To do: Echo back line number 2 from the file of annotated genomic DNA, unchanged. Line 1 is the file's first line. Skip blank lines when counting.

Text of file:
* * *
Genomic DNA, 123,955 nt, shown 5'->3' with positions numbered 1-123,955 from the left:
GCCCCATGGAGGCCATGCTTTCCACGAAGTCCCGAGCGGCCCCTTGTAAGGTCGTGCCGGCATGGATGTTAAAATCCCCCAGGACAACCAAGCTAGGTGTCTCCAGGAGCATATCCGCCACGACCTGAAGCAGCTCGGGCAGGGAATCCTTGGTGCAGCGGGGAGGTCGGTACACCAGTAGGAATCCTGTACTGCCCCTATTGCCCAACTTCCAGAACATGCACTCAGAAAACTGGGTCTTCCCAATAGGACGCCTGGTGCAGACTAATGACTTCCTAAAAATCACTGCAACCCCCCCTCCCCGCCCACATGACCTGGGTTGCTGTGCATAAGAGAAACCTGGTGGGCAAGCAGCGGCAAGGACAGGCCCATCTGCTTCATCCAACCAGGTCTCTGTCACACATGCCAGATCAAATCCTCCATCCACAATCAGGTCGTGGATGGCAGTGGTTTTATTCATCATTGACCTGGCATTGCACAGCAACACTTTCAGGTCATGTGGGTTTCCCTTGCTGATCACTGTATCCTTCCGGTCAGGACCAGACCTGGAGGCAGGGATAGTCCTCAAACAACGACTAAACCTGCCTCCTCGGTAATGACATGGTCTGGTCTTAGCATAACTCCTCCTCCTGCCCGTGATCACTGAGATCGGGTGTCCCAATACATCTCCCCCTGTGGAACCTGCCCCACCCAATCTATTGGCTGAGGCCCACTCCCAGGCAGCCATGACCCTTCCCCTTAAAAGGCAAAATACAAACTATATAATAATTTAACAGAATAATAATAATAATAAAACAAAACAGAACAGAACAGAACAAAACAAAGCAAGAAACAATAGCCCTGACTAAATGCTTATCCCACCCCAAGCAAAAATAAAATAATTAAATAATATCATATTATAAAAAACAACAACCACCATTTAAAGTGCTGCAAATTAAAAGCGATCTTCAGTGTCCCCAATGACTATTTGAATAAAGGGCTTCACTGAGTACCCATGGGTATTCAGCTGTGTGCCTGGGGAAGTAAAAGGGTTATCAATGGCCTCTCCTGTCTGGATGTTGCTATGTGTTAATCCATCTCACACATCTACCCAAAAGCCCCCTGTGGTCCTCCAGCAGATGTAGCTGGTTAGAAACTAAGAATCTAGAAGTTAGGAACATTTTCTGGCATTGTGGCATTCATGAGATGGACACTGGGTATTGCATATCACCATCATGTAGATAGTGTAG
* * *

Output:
GCCCCATGGAGGCCATGCTTTCCACGAAGTCCCGAGCGGCCCCTTGTAAGGTCGTGCCGGCATGGATGTTAAAATCCCCCAGGACAACCAAGCTAGGTGTCTCCAGGAGCATATCCGCCACGACCTGAAGCAGCTCGGGCAGGGAATCCTTGGTGCAGCGGGGAGGTCGGTACACCAGTAGGAATCCTGTACTGCCCCTATTGCCCAACTTCCAGAACATGCACTCAGAAAACTGGGTCTTCCCAATAGGACGCCTGGTGCAGACTAATGACTTCCTAAAAATCACTGCAACCCCCCCTCCCCGCCCACATGACCTGGGTTGCTGTGCATAAGAGAAACCTGGTGGGCAAGCAGCGGCAAGGACAGGCCCATCTGCTTCATCCAACCAGGTCTCTGTCACACATGCCAGATCAAATCCTCCATCCACAATCAGGTCGTGGATGGCAGTGGTTTTATTCATCATTGACCTGGCATTGCACAGCAACACTTTCAGGTCATGTGGGTTTCCCTTGCTGATCACTGTATCCTTCCGGTCAGGACCAGACCTGGAGGCAGGGATAGTCCTCAAACAACGACTAAACCTGCCTCCTCGGTAATGACATGGTCTGGTCTTAGCATAACTCCTCCTCCTGCCCGTGATCACTGAGATCGGGTGTCCCAATACATCTCCCCCTGTGGAACCTGCCCCACCCAATCTATTGGCTGAGGCCCACTCCCAGGCAGCCATGACCCTTCCCCTTAAAAGGCAAAATACAAACTATATAATAATTTAACAGAATAATAATAATAATAAAACAAAACAGAACAGAACAGAACAAAACAAAGCAAGAAACAATAGCCCTGACTAAATGCTTATCCCACCCCAAGCAAAAATAAAATAATTAAATAATATCATATTATAAAAAACAACAACCACCATTTAAAGTGCTGCAAATTAAAAGCGATCTTCAGTGTCCCCAATGACTATTTGAATAAAGGGCTTCACTGAGTACCCATGGGTATTCAGCTGTGTGCCTGGGGAAGTAAAAGGGTTATCAATGGCCTCTCCTGTCTGGATGTTGCTATGTGTTAATCCATCTCACACATCTACCCAAAAGCCCCCTGTGGTCCTCCAGCAGATGTAGCTGGTTAGAAACTAAGAATCTAGAAGTTAGGAACATTTTCTGGCATTGTGGCATTCATGAGATGGACACTGGGTATTGCATATCACCATCATGTAGATAGTGTAG